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Hi All,

When assembled on the bench, the o-rings barely touch the bushing sleeve - the engineer that makes these parts told me to get the bush exactly centred in the dogbone or swingarm so that the o-rings aren't compressed. In fact, the setup came with an installation tool to get the bush centred exactly.

I will judge how well the bush is standing up to the forces by judging the amount of play at the rear wheel. The bushes will be relatively cheap ... even if they last only six months of weekly riding, I'll condsider this setup a success.

Will report back in 6 months or sooner if this setup fails.

Andrew

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"Keep us posted.'

and

"Not sure drag going to be an issue when hitting a step flat out in 3rd with a 14stone rider. I think localised pressure is going to be the big issue."

And here's another set of 'plastic' linkage bushes going in to a 4RT. The bushes on Stkman's 4RT seem to be working out after almost five months of constant use. So when the bearing failed on mine (localised pressure applied by a gnarly old tree root in Section 6) I opted to use the same type of replacement. They came as a set of three with O-rings and with an installation tool as suppled by 'www.blaymiresengineering.co.nz'. Peter at Blaymires has been using them in his own Repsol. Cost is about 60% of a new tyre or 60% of a new set of fatbars.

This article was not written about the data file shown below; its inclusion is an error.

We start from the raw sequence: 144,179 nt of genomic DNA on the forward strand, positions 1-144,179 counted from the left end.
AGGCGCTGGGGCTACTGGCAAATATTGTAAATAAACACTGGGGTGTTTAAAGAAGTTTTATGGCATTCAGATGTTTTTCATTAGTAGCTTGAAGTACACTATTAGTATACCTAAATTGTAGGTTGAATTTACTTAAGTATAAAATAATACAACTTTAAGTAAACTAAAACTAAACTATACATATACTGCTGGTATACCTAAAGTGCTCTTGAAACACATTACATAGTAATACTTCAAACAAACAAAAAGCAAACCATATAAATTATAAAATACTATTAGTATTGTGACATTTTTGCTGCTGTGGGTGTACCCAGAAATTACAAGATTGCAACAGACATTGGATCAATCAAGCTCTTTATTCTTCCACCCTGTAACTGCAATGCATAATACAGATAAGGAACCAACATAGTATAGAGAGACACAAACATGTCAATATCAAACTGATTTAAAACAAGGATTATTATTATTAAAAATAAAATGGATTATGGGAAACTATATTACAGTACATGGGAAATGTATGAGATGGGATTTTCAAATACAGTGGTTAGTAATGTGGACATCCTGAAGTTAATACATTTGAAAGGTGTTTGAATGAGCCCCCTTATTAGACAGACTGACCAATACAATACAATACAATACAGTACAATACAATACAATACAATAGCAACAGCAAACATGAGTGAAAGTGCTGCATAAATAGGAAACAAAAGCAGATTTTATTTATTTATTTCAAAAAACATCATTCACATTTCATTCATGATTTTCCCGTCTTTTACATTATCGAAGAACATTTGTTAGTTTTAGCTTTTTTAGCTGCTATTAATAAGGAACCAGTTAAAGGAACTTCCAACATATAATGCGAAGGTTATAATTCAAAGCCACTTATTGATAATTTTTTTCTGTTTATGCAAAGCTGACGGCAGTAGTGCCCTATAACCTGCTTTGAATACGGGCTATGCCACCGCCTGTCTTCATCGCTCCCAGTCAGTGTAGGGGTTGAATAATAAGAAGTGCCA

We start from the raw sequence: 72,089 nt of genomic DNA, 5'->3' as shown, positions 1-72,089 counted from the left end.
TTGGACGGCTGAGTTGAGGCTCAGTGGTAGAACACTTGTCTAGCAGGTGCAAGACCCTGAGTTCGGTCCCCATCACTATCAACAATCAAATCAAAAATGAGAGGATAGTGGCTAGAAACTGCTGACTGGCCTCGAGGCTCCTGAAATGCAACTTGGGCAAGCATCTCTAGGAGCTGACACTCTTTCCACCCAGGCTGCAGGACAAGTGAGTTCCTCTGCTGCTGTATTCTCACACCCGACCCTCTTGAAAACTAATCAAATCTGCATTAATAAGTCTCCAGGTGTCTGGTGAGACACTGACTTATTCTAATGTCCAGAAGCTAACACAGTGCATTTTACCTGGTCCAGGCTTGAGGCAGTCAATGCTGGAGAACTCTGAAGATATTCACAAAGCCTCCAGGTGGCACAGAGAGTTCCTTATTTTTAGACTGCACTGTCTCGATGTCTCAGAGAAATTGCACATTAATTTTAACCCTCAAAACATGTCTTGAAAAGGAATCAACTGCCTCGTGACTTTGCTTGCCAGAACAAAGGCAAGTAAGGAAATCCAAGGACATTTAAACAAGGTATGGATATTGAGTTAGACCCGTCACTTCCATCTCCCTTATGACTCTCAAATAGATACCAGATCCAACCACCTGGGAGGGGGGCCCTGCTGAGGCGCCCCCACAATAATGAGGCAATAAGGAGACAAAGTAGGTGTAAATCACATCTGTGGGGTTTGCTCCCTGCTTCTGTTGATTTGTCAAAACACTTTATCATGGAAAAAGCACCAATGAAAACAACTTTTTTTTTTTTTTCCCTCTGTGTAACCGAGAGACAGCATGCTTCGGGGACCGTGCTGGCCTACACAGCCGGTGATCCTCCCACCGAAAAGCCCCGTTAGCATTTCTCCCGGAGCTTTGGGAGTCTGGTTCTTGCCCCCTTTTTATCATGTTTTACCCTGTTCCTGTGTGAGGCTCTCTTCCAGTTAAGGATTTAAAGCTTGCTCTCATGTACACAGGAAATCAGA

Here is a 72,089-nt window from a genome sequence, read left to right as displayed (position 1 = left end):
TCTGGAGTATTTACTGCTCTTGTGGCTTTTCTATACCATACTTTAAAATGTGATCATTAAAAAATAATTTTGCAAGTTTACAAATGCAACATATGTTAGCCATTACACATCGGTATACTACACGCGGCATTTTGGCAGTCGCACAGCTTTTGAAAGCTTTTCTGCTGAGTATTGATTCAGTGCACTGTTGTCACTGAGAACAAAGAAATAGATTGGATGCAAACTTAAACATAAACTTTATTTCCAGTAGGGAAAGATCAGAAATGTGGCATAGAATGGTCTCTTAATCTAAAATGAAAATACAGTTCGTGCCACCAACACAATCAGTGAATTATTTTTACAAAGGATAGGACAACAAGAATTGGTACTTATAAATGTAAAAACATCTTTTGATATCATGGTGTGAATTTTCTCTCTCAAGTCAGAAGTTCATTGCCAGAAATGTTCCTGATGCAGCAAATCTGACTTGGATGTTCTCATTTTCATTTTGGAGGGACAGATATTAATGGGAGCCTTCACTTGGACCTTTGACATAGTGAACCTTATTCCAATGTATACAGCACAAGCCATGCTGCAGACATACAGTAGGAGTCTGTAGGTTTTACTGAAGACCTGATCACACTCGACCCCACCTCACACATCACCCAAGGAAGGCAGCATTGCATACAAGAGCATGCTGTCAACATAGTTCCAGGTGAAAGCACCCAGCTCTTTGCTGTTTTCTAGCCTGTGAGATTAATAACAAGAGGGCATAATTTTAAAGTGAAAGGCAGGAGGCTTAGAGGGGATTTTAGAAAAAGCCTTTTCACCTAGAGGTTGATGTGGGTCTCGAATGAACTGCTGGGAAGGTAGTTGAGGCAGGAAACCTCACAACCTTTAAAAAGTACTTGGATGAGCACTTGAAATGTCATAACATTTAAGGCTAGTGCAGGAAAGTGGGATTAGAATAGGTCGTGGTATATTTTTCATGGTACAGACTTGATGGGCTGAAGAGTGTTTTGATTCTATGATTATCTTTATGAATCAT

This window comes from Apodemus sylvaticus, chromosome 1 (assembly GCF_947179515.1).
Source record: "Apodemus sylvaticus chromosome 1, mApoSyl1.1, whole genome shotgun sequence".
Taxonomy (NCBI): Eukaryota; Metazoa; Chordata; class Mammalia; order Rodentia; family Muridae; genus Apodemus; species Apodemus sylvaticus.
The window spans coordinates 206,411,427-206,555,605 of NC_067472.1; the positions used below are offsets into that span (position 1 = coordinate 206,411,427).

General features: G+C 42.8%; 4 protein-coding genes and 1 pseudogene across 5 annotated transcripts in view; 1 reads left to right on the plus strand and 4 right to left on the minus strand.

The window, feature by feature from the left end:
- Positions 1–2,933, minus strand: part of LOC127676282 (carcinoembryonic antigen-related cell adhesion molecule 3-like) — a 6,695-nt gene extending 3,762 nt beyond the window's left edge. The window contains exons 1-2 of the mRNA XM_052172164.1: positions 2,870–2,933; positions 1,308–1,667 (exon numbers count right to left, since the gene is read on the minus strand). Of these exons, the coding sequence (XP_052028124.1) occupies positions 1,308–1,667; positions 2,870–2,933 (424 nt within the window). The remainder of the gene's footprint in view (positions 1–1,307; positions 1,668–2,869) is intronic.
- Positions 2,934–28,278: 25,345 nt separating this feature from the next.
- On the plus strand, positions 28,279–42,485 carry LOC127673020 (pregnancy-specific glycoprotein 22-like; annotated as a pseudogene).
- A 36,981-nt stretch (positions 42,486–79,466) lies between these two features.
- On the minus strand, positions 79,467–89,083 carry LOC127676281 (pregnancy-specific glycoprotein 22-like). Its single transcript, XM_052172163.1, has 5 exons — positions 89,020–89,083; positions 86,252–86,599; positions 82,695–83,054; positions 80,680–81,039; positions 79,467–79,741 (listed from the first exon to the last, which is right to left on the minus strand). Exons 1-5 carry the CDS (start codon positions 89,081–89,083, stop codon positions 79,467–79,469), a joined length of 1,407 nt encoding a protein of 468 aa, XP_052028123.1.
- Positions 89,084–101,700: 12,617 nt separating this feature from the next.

Photo of my newly installed bushings is below. Note compression damage on the outer edge of lower (rear) dogbone. Photo makes it look worse than it really is. The damage is to one corner only and no doubt the impact or blow was what did in the original bearing. A thicker and longer bash plate - of the sort that H&D sell - will be on my Xmas list. But I don't expect the wife will take the hint.

IMG_1173.gif

Edited by Ross Brown

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I know this is an old topic but how have the bushing faired long term. I took my bearing sapart to lube today and 2of the 3 are trashed. I think a good bushing might be te answer especially sine I ride is lots of water and mud.

Edited by brianjonesphoto